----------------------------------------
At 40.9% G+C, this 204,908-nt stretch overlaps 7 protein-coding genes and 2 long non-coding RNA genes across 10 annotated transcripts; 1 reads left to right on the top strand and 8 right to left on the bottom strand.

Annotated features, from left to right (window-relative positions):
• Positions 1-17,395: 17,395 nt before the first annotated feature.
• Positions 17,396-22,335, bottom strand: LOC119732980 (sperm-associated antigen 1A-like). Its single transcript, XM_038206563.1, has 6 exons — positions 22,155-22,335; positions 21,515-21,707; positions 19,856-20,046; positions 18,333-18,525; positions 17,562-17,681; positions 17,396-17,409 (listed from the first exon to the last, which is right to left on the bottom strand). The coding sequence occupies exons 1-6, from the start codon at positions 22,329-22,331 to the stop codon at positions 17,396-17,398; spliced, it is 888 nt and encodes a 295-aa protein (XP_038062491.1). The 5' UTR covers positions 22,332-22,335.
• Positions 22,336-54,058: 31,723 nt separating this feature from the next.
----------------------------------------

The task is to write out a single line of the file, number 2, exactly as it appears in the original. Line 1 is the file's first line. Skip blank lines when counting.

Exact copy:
Annotated features, from left to right (window-relative positions):